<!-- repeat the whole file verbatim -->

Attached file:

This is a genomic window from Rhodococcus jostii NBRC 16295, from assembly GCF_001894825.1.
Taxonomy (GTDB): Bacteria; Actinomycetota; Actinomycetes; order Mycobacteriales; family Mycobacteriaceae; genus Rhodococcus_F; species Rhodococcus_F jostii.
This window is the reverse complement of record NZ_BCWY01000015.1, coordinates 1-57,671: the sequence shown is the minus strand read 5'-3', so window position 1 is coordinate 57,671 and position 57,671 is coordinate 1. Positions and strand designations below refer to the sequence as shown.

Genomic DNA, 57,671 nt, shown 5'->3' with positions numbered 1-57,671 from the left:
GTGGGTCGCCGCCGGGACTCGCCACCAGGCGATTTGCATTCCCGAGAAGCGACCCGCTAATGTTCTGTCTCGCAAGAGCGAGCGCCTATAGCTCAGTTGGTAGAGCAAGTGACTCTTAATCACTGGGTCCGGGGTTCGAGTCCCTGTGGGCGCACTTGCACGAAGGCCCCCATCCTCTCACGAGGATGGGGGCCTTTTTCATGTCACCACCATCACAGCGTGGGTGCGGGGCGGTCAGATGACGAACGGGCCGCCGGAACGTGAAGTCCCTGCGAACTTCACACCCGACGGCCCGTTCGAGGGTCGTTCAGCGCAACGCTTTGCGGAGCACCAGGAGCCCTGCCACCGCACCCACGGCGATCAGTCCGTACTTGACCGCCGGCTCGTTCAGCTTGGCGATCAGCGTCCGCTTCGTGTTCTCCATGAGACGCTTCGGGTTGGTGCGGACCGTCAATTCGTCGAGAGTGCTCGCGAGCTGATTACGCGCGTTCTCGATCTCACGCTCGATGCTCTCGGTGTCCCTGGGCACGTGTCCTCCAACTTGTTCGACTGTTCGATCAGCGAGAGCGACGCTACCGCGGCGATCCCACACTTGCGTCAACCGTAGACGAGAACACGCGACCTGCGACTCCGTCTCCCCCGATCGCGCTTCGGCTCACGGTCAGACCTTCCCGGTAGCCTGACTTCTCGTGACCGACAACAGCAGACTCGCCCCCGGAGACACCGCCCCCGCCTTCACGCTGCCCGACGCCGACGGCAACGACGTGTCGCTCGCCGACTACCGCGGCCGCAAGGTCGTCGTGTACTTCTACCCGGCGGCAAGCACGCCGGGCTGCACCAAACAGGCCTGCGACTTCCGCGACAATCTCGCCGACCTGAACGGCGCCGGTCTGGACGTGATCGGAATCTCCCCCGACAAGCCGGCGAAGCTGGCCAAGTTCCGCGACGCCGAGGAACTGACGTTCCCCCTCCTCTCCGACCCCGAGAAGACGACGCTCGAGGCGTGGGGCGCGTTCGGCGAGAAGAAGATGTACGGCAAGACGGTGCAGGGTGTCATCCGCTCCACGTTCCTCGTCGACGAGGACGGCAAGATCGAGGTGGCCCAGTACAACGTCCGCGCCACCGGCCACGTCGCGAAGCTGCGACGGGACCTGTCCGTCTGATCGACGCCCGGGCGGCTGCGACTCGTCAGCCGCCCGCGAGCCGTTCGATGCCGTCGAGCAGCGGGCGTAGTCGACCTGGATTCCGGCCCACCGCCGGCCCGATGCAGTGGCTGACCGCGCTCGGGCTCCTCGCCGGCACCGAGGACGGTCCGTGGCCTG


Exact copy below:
This is a genomic window from Rhodococcus jostii NBRC 16295, from assembly GCF_001894825.1.
Taxonomy (GTDB): Bacteria; Actinomycetota; Actinomycetes; order Mycobacteriales; family Mycobacteriaceae; genus Rhodococcus_F; species Rhodococcus_F jostii.
This window is the reverse complement of record NZ_BCWY01000015.1, coordinates 1-57,671: the sequence shown is the minus strand read 5'-3', so window position 1 is coordinate 57,671 and position 57,671 is coordinate 1. Positions and strand designations below refer to the sequence as shown.

Genomic DNA, 57,671 nt, shown 5'->3' with positions numbered 1-57,671 from the left:
GTGGGTCGCCGCCGGGACTCGCCACCAGGCGATTTGCATTCCCGAGAAGCGACCCGCTAATGTTCTGTCTCGCAAGAGCGAGCGCCTATAGCTCAGTTGGTAGAGCAAGTGACTCTTAATCACTGGGTCCGGGGTTCGAGTCCCTGTGGGCGCACTTGCACGAAGGCCCCCATCCTCTCACGAGGATGGGGGCCTTTTTCATGTCACCACCATCACAGCGTGGGTGCGGGGCGGTCAGATGACGAACGGGCCGCCGGAACGTGAAGTCCCTGCGAACTTCACACCCGACGGCCCGTTCGAGGGTCGTTCAGCGCAACGCTTTGCGGAGCACCAGGAGCCCTGCCACCGCACCCACGGCGATCAGTCCGTACTTGACCGCCGGCTCGTTCAGCTTGGCGATCAGCGTCCGCTTCGTGTTCTCCATGAGACGCTTCGGGTTGGTGCGGACCGTCAATTCGTCGAGAGTGCTCGCGAGCTGATTACGCGCGTTCTCGATCTCACGCTCGATGCTCTCGGTGTCCCTGGGCACGTGTCCTCCAACTTGTTCGACTGTTCGATCAGCGAGAGCGACGCTACCGCGGCGATCCCACACTTGCGTCAACCGTAGACGAGAACACGCGACCTGCGACTCCGTCTCCCCCGATCGCGCTTCGGCTCACGGTCAGACCTTCCCGGTAGCCTGACTTCTCGTGACCGACAACAGCAGACTCGCCCCCGGAGACACCGCCCCCGCCTTCACGCTGCCCGACGCCGACGGCAACGACGTGTCGCTCGCCGACTACCGCGGCCGCAAGGTCGTCGTGTACTTCTACCCGGCGGCAAGCACGCCGGGCTGCACCAAACAGGCCTGCGACTTCCGCGACAATCTCGCCGACCTGAACGGCGCCGGTCTGGACGTGATCGGAATCTCCCCCGACAAGCCGGCGAAGCTGGCCAAGTTCCGCGACGCCGAGGAACTGACGTTCCCCCTCCTCTCCGACCCCGAGAAGACGACGCTCGAGGCGTGGGGCGCGTTCGGCGAGAAGAAGATGTACGGCAAGACGGTGCAGGGTGTCATCCGCTCCACGTTCCTCGTCGACGAGGACGGCAAGATCGAGGTGGCCCAGTACAACGTCCGCGCCACCGGCCACGTCGCGAAGCTGCGACGGGACCTGTCCGTCTGATCGACGCCCGGGCGGCTGCGACTCGTCAGCCGCCCGCGAGCCGTTCGATGCCGTCGAGCAGCGGGCGTAGTCGACCTGGATTCCGGCCCACCGCCGGCCCGATGCAGTGGCTGACCGCGCTCGGGCTCCTCGCCGGCACCGAGGACGGTCCGTGGCCTG